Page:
In this article from our Creditor’s Right Toolkit series, we discuss the process of Section 363 sales. A Section 363 bankruptcy sale, as defined by the Bankruptcy Code, involves the sale of a company’s assets, which the Bankruptcy Court approves if the debtor can demonstrate a “substantial business justification.”
This article, part of our Creditor’s Rights Toolkit series, serves as an essential guide for vendors navigating the complex landscape of dealing with financially distressed or bankrupt customers. It provides a detailed exploration of the options available to vendors who are proactive and quick to act when they learn of their customer’s financial woes.
This article, part of our Creditor’s Rights Toolkit series, discusses strategies for businesses to protect themselves when they suspect a customer might file for bankruptcy. These strategies include:
Obtaining a Deposit: This makes the business a secured creditor, which often get paid in full in a bankruptcy case, unlike unsecured creditors.
Establishing Payment in…
Understanding the complex interplay between successor liability and bankruptcy law is crucial for creditors seeking to recover debts. In this article in our Creditor’s Toolkit series, we dissect the nuances of Section 363(f) of the Bankruptcy Code, which typically exempts bankruptcy sales from successor liability, while also shedding light on the exceptions to this rule.
Troutman Pepper has been recognized for its exceptional work in the field of Banking & Finance and Financial Services Law in the 14th edition of Best Law Firms®. Our firm’s National Tier 1 rankings include Banking and Finance Law, Financial Services Regulation Law and Banking & Finance Litigation.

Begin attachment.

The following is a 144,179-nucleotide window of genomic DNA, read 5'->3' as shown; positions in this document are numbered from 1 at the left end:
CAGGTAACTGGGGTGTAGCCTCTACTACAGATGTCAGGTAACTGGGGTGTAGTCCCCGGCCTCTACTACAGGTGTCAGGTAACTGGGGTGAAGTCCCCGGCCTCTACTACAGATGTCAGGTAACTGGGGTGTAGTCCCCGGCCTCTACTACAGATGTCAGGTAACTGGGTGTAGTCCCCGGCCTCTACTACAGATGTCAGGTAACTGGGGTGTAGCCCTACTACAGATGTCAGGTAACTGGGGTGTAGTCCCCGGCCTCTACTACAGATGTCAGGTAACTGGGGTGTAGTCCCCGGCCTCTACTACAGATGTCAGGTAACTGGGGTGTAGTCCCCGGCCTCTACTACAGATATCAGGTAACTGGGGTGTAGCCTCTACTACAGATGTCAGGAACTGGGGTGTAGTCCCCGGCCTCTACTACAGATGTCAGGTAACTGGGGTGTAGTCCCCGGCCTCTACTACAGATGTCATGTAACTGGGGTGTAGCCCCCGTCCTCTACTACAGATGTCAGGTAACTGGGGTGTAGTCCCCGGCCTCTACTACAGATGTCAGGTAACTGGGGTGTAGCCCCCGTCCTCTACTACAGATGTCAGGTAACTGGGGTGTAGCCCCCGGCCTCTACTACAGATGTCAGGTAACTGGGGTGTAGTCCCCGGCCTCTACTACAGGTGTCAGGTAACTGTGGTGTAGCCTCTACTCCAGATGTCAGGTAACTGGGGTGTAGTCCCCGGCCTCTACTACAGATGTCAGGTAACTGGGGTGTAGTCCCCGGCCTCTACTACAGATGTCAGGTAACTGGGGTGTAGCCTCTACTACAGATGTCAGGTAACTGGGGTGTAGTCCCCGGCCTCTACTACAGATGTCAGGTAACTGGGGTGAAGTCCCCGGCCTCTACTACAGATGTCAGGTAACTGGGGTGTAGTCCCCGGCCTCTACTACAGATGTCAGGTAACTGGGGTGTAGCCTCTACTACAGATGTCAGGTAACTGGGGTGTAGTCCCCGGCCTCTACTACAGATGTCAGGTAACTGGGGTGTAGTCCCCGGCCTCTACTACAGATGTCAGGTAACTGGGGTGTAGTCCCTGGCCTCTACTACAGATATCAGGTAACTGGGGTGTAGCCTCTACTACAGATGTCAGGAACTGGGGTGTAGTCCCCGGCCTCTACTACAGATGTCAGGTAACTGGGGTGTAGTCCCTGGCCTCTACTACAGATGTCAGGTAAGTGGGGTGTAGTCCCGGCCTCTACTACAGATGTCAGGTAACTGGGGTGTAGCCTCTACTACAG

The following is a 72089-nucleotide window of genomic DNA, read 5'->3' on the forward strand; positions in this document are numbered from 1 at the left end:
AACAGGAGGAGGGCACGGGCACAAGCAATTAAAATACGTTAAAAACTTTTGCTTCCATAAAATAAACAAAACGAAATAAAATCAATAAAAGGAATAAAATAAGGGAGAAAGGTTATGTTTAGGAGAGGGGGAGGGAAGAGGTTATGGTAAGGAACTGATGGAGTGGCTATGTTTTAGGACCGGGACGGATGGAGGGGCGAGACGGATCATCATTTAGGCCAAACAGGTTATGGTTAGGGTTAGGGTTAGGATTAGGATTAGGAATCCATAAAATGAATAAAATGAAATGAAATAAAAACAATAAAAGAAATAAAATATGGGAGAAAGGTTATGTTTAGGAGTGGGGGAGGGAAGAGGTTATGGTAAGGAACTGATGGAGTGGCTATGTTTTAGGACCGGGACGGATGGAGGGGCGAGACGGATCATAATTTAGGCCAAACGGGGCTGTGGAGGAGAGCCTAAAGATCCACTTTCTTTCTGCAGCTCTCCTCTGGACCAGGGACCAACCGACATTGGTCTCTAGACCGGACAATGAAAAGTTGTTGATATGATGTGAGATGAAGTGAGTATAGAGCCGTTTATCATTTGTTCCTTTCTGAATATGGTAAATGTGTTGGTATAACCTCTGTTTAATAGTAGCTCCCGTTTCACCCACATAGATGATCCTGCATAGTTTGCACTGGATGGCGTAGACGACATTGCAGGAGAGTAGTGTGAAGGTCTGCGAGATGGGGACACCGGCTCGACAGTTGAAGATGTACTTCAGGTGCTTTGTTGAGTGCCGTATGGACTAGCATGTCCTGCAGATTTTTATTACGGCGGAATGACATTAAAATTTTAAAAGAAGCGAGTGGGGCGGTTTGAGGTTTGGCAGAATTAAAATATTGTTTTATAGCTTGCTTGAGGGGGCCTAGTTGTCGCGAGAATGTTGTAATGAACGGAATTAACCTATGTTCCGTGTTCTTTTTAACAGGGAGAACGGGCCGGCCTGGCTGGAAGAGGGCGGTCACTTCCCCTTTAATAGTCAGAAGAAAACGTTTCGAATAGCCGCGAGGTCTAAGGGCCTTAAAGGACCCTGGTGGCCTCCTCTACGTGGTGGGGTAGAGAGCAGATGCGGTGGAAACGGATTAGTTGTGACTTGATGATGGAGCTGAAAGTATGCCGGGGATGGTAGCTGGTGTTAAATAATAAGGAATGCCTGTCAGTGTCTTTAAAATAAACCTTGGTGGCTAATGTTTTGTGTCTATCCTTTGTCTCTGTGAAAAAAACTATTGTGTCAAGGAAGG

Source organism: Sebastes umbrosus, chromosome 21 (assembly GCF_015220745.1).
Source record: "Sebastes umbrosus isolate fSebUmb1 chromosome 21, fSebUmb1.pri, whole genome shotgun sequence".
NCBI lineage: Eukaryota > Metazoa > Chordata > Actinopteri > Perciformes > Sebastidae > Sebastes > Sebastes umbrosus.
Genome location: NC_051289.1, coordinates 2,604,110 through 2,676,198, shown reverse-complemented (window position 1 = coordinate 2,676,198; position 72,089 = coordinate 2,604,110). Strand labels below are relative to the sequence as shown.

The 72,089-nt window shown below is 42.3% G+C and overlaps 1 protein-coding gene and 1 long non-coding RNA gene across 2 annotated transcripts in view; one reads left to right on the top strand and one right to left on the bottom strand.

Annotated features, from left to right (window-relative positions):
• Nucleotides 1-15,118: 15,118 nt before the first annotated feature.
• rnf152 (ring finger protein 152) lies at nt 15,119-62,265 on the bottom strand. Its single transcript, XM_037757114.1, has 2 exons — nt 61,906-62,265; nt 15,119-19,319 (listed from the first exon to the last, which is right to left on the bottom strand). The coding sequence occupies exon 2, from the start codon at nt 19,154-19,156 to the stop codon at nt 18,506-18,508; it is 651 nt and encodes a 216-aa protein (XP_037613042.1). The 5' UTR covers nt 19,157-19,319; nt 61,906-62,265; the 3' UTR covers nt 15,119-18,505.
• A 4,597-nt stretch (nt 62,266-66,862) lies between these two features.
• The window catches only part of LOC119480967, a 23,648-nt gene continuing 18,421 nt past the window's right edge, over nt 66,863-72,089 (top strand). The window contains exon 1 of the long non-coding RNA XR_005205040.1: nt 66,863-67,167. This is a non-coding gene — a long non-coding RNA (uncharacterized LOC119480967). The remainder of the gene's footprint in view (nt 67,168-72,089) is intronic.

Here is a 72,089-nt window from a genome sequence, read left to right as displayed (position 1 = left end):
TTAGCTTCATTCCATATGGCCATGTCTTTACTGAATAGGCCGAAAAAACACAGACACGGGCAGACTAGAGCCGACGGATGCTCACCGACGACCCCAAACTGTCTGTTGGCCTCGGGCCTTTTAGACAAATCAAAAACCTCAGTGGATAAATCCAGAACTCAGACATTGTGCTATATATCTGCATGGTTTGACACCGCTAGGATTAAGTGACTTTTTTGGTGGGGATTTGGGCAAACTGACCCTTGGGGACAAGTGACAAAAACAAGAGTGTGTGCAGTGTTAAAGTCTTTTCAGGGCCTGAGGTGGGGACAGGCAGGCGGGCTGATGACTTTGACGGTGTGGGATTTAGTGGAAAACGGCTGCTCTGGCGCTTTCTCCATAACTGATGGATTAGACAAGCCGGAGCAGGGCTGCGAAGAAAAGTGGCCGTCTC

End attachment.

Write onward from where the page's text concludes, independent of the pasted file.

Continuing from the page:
On October 17, 52 state and territorial attorneys general, in addition to state money transmission regulators, entered into settlements amounting to more than $20 million with ACI Worldwide (ACI), to resolve claims involving a money transmission error that led to the unauthorized withdrawal of $2.3 billion from Nationstar Mortgage (also known as Mr. Cooper) customers.
On October 16, the Federal Reserve Board (Fed) published a notice of an Open Board Meeting to take place on October 25. The only matter under consideration at that meeting will be the Fed’s proposed revisions to the debit interchange fee cap. Predictions are that the Fed is considering lowering that cap.
On September 28, Visa, Inc. announced its new dispute process aimed at combatting first-party or “friendly fraud” for card-not-present transactions. The rule change offers merchants more ways to show a disputed charge is valid and authorized. According to the press release, this change has the potential to save small businesses over a billion dollars over the next five years.
September 12-14, 2023
Keith Barnett, Jason Cover, James Kim, Kim Phan, Jean Smith-Gonnell, James Stevens, Misha Tseytlin, Rich Zack, Ketan Bhirud, Carlin McCrory, and Caleb Rosenberg will be speaking on a variety of topics during the TPPPA 2023 Solving the Payments Puzzle Conference, which will be held September 12 – 14, 2023 in…
In a long-awaited decision in SEC v. Ripple Labs, Inc., U.S. District Judge Analisa Torres of the Southern District of New York held that Ripple Labs, Inc.’s (Ripple) XRP token is not, in and of itself, a security requiring registration. Although the decision is being regarded by many as a victory for both Ripple and the crypto industry, the nuances in the decision may result in an appeal from both sides.